Jon Verlee: My parents weren't necessarily entrepreneurs. My dad was a doctor and my mom was a stay at home mom. There was definitely a strong entrepreneurial spirit within me. Specifically, on the technology side. It was in middle school, put together a website related around a video game I was into at the time, but then moving on from there as I got into high school, I put together a bit of a social networking site. I use that term very broadly. This was in the pre Facebook days, but essentially building this community on this platform for friends and I to connect back then. Then even into high school, too, playing around with what would it be like to start a web development company and what could we do with that. This was in the very early 2000s so there's a lot of excitement around web development and where the future is going then.
James McKinney: It's funny you talk about you created a website about a game you were playing, because I think it was in episode four or five, we had Zack Knickerbocker who is an Amazon Merch entrepreneur. One of his first technology plays was a website around a video game he was playing. So there's definitely something there I'm going to have to explore with people wanting to create websites around video games that they were playing.
So growing up though, again, parents that have stable jobs. So there's a culture of stability there and you're exploring in this tech scene. As you're getting towards the end of high school, what did you know you wanted to do?
Jon Verlee: You know, it's funny. At the end of high school, it definitely wasn't anything related to the tech scene or the entrepreneurial side. There was a lie that I found myself believing. It was in high school, as many kids are, they want to be as cool as possible and the whole nerd/geek image wasn't fitting that at the time. So I distanced myself away from that. So ironically it wasn't until around grad school that I came back and realized that geeks are actually the ones who are the coolest ones of all, and embraced that a bit more and dove back into that side.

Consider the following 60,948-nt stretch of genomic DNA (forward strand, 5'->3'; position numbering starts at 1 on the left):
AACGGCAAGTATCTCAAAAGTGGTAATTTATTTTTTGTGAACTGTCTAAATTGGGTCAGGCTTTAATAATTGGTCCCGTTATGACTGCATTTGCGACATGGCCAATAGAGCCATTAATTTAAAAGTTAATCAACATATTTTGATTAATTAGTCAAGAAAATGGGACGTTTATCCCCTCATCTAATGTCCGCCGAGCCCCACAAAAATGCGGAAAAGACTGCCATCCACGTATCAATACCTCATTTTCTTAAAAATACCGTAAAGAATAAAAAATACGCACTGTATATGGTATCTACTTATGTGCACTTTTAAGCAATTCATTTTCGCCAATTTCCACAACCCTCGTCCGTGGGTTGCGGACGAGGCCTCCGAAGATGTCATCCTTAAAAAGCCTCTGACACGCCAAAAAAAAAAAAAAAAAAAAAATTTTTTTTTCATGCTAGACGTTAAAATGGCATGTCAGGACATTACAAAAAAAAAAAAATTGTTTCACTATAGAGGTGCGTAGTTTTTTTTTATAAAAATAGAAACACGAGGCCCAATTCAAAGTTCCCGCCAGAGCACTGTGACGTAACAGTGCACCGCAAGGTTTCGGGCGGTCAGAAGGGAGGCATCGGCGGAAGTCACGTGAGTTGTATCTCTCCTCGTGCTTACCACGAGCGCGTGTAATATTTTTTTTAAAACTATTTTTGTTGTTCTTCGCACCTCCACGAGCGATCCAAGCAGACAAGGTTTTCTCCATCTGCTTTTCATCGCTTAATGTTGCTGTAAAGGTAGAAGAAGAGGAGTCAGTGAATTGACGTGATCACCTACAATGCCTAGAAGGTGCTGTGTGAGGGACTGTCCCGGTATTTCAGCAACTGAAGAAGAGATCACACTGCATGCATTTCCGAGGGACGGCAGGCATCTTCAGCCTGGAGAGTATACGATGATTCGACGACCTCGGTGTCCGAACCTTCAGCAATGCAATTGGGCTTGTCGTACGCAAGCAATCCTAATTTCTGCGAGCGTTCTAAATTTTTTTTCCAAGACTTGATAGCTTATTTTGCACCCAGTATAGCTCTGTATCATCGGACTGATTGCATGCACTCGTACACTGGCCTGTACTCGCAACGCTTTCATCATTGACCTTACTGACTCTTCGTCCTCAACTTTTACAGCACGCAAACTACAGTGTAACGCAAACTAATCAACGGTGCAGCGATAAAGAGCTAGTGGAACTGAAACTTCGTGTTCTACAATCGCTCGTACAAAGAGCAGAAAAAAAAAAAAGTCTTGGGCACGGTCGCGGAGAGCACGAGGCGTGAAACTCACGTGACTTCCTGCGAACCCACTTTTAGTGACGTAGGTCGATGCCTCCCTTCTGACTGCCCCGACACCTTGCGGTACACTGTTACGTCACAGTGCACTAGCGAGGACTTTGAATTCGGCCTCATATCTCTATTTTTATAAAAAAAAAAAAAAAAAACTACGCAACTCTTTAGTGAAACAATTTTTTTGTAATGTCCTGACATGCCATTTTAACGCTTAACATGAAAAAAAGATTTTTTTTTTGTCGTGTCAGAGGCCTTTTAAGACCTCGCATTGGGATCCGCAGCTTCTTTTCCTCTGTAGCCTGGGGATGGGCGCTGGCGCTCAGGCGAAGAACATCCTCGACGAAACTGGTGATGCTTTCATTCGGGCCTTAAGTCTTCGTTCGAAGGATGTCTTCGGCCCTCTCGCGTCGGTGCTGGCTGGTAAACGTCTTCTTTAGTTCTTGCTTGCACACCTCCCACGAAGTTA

James McKinney: What did you think you wanted to do?
Jon Verlee: First off, I wanted to be a police officer. That pivoted as I went to college and got involved in a Christian organization, a Christian camp here in Michigan and really fell in love with the student ministry side of things. So as I went through college, got increasingly involved with my church, and then after that went on to seminary pretty quickly, as soon as I started college, was then heading the direction towards ministry and in fact that's where I went after graduating, full time.
James McKinney: So in college, you moved from being a police officer. Again, I'm thinking through the mindset of these things. You were raised by a doctor and a stay at home mom, and so the mindset and the subliminal messaging is stability, right? It's not risk taking. Those were very stable jobs.
Jon Verlee: True.
James McKinney: You get into college, and thinking police officer. Again, stable job. Obviously, there's a risk to that in the protecting and enforcement side of things, but a stable job. Then you get connected with the student ministry and now you're thinking in ministry. All purposes from the exterior, again stable job. So your first gig was inside of ministry, right?